CNA classes in Oregon | 8 Best Programs for Your New Career in Healthcare

Okay, so you’re considering getting your CNA license in Oregon. You’ve heard that there are lots of openings for CNA jobs in Oregon and want to take a chance at the new career. The question remains: Where can you take CNA classes in Oregon? Find out in this great guide!

You will learn about the Oregon CNA requirements, who administers the CNA certification in Oregon, how to get listed with the Oregon CNA registry, and which programs offer the best CNA classes in Oregon. Keep reading to discover whether this is the best decision you will ever make for yourself!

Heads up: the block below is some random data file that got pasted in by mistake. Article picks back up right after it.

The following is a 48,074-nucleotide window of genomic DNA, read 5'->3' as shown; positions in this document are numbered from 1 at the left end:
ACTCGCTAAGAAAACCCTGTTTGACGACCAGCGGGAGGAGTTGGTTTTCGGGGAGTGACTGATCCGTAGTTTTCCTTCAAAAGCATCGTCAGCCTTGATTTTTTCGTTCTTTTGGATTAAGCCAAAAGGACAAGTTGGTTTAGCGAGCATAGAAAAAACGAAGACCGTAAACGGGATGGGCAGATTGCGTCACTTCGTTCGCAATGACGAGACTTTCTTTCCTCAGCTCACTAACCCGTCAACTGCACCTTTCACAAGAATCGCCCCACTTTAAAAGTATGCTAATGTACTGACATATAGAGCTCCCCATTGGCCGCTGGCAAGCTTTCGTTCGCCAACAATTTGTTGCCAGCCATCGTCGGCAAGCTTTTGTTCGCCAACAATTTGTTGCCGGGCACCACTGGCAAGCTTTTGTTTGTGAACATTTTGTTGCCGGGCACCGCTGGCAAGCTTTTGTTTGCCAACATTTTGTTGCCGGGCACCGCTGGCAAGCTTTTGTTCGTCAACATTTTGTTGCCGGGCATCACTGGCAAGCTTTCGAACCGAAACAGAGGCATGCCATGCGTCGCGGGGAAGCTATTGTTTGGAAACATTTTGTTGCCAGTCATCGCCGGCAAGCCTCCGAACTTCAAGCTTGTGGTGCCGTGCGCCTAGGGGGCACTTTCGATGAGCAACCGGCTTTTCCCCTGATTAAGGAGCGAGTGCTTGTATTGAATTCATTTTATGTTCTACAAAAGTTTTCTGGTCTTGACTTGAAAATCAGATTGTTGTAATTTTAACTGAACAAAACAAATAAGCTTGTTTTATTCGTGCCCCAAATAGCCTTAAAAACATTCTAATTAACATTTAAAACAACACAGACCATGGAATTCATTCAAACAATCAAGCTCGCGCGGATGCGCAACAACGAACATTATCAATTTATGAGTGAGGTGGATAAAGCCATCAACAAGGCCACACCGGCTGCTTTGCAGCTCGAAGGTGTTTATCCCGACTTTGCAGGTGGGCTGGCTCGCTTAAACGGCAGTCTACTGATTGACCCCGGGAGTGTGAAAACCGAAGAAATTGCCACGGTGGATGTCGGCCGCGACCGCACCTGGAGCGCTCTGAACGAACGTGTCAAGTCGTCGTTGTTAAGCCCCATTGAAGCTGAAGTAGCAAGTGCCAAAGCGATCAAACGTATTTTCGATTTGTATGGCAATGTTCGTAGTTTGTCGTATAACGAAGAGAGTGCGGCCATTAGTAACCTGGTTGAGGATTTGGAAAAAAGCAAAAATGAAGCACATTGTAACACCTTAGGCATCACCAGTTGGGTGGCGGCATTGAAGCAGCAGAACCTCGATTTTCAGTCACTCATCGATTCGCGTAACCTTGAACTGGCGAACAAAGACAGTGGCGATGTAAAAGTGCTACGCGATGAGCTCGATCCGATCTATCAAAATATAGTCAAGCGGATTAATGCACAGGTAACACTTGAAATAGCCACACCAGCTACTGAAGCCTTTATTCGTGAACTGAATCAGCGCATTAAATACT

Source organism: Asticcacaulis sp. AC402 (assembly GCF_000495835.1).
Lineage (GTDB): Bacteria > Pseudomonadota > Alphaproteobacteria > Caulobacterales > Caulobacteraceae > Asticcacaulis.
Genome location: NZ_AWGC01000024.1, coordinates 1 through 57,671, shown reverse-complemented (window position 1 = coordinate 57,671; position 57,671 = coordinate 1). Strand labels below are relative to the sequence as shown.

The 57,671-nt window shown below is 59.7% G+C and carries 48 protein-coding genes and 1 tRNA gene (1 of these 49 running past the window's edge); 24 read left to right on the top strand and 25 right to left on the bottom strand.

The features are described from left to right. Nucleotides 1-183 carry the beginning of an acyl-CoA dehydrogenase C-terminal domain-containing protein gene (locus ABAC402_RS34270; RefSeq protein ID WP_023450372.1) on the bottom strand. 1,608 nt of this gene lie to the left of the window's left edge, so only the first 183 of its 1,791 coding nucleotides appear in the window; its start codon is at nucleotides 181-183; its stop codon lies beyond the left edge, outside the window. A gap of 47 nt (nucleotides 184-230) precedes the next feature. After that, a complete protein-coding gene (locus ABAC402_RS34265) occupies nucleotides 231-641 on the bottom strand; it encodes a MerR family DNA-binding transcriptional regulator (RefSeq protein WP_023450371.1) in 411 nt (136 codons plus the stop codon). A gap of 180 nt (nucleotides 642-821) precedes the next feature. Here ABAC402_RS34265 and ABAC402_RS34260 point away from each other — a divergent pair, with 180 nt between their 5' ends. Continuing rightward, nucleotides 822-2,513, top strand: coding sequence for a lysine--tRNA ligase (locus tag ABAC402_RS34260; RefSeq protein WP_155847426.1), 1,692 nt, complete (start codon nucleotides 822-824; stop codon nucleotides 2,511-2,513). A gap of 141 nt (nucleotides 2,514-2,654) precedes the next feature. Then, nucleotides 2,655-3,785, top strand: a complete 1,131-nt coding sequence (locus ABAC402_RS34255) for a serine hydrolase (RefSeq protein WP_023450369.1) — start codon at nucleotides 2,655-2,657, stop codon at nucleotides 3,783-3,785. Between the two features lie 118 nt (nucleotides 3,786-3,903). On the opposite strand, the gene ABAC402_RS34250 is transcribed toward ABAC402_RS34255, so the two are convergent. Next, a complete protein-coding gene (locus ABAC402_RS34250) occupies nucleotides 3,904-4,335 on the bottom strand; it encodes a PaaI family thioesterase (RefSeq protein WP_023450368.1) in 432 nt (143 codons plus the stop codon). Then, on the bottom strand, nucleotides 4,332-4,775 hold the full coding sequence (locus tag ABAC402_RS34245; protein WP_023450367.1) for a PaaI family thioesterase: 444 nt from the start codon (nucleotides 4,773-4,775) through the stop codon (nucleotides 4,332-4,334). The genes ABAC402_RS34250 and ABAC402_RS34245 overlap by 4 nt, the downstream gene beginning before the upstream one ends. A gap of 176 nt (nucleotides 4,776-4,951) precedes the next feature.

Who is the regulatory body for CNAs in Oregon?

The Oregon State Board of Nursing is in charge of registering CNAs in Oregon. They handle the NCLEX exam, RN (Registered Nurse) and LPN (Licenses Practical Nurse) licenses, CNA certifications, CMA (Certified Medication Aide) certifications, and the CNA/CMA Advisory Groups that oversee facility certifications.

Who administers the CNA exam in Oregon?

The state of Oregon uses Headmaster to administer their CNA certification testing. You must pass the examination to get yourself added to Oregon’s list of registered and certified CNAs. Their test site offers practice exams, scheduling and rescheduling, test dates, necessary test day information, and more. It is an excellent resource as you study for licensing. 

Oregon State Requirements for CNAs

In Oregon, there are 2 levels of certification: CNA I and CNA II. To become a licensed CNA, you must undergo training and certification. To gain CNA II status, you must go through an additional training program.